Security in Mali 'worrying': UN peacekeepers

UN peacekeeping police officers stand guard at entrance of Hotel Salem in Bamako on March 8, 2015. Photo: AFP PHOTO / HABIBOU KOUYATE

BAMAKO - The security situation in Mali "remains worrying" despite recent troop deployments and some progress on a peace accord, the head of the UN's peacekeeping force said in Bamako on Saturday.

"The overall security situation remains worrying. We are all too frequently attacked by armed groups," Herve Ladsous said at a press conference.

READ: Two civilians and UN peacekeeper killed in central Mali attack

Deployed since July 2013, the UN's 13,000-strong peacekeeping operation -- known as MINUSMA -- is considered one of the deadliest missions in peacekeeping since the UN deployed to Somalia in 1993, with more than 70 so-called Blue Helmets killed.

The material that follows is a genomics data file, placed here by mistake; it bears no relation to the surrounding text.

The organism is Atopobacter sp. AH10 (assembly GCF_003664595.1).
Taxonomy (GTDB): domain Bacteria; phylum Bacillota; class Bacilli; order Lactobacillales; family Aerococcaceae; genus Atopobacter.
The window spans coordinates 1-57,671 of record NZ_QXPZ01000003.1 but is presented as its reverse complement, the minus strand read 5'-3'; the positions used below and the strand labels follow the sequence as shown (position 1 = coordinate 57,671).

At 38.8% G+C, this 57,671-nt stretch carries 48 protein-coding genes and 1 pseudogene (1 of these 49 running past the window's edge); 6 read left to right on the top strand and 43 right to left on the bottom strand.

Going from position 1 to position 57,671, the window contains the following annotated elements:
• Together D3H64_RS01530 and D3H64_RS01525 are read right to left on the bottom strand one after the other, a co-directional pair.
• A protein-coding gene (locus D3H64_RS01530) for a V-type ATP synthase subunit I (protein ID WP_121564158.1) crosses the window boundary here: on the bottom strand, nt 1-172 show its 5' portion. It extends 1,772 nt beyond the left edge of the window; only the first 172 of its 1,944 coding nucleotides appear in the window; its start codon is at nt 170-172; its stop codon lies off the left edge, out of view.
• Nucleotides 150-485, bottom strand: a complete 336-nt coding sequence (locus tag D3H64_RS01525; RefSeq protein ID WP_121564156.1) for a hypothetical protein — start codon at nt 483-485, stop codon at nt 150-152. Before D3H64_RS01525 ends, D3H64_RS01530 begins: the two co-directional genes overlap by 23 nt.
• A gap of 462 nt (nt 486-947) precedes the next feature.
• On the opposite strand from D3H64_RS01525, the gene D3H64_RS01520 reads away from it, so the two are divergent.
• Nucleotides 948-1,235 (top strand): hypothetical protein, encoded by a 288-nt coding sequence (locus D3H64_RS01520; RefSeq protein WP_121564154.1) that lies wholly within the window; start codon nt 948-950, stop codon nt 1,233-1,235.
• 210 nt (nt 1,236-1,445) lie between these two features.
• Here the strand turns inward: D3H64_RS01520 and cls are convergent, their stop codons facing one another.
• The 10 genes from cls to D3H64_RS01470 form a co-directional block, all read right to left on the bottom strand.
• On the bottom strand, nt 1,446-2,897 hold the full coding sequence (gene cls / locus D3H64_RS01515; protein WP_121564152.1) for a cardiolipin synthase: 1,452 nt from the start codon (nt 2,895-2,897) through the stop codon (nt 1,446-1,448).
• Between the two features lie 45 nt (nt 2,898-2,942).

"The (peace) process is far from being achieved," despite the peace accord of June 2015 signed between Bamako and the groups that support it, and the former Tuareg rebels in the north, said Ladsous.

READ: UN seeks new response to peacekeeper sex abuse

Having arrived late on Friday in Bamako, Ladsous spoke after meeting Malian President Ibrahim Boubacar Keita.

Ladsous is due to be replaced as head of the peacekeeping force in April by another Frenchman, Jean-Pierre Lacroix.

The peace accord signed by the Malian government and rebels ended years of fighting in the north, but its implementation has been piecemeal.

Mali regained control of the north after a French-led military intervention in January 2013 drove out jihadists, but insurgents remain active across large parts of the region.


 

AFP

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